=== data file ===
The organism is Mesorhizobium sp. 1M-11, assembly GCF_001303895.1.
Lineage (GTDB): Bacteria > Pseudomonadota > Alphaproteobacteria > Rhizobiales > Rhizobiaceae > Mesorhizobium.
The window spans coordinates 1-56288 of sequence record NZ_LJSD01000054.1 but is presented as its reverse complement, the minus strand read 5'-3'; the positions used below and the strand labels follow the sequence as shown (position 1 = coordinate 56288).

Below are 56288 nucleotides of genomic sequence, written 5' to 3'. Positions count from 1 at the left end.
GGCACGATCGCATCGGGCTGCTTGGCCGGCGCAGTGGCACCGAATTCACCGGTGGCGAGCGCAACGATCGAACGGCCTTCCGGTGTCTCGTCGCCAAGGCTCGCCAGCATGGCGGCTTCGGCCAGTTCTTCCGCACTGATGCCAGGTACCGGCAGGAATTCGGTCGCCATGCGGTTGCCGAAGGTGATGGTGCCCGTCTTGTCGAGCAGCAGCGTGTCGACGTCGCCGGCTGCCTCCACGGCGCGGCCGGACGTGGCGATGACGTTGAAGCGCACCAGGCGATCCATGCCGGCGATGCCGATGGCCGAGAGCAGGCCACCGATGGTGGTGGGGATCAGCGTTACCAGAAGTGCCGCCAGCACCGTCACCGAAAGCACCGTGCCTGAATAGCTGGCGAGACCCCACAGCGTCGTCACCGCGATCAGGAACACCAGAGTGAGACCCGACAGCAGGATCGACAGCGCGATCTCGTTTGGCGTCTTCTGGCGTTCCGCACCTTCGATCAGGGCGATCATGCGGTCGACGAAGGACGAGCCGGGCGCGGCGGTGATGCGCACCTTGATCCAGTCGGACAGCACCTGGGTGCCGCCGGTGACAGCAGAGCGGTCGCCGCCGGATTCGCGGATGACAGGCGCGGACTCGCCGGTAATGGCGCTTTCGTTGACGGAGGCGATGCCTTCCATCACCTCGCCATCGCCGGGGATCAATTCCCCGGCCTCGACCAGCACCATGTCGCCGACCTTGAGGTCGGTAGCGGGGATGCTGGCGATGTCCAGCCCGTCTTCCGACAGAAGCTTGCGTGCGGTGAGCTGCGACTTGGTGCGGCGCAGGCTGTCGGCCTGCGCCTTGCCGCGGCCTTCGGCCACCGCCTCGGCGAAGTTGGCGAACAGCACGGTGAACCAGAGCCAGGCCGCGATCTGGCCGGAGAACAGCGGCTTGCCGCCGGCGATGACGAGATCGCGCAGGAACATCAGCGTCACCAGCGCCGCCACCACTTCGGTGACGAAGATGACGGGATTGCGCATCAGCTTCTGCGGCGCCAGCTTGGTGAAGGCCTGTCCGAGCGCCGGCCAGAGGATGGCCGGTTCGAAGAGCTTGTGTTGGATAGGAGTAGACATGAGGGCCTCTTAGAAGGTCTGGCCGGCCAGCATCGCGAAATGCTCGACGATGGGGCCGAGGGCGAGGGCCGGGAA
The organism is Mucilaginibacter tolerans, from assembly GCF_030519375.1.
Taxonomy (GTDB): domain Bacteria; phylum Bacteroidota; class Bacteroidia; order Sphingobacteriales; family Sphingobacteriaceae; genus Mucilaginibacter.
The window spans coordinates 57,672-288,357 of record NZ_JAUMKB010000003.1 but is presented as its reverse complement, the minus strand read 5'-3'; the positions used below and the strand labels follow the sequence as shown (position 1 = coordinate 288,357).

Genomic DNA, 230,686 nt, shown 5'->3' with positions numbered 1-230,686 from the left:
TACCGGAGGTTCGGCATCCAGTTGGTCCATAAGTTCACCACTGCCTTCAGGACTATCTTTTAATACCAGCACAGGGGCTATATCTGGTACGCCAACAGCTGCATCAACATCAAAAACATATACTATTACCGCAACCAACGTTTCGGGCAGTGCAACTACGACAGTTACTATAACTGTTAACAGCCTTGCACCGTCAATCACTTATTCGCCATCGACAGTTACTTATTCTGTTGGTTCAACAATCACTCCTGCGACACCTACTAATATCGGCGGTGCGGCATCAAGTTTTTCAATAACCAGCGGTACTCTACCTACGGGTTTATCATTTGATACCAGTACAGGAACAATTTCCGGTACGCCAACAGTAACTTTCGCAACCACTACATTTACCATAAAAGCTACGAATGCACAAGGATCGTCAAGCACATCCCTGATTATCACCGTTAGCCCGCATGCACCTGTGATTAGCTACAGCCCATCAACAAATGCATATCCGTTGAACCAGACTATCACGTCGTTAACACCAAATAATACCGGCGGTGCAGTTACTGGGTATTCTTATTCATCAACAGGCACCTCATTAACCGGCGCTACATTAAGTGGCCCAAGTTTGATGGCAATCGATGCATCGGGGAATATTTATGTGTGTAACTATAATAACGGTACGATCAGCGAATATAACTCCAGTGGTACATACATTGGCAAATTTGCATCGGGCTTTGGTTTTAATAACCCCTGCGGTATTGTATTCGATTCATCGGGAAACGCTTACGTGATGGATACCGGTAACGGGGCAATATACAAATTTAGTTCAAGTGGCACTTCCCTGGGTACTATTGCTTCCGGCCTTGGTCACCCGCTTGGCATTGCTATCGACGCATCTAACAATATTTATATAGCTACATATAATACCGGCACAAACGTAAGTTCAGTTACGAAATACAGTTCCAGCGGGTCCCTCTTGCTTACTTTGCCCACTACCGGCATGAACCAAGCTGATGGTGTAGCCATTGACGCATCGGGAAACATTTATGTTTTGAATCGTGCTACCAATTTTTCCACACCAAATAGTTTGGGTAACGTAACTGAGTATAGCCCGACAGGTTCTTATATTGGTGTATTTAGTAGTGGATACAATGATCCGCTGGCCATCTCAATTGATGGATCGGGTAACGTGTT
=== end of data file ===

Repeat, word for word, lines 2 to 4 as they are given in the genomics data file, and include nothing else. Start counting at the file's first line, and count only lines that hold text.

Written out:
Lineage (GTDB): Bacteria > Pseudomonadota > Alphaproteobacteria > Rhizobiales > Rhizobiaceae > Mesorhizobium.
The window spans coordinates 1-56288 of sequence record NZ_LJSD01000054.1 but is presented as its reverse complement, the minus strand read 5'-3'; the positions used below and the strand labels follow the sequence as shown (position 1 = coordinate 56288).

Below are 56288 nucleotides of genomic sequence, written 5' to 3'. Positions count from 1 at the left end.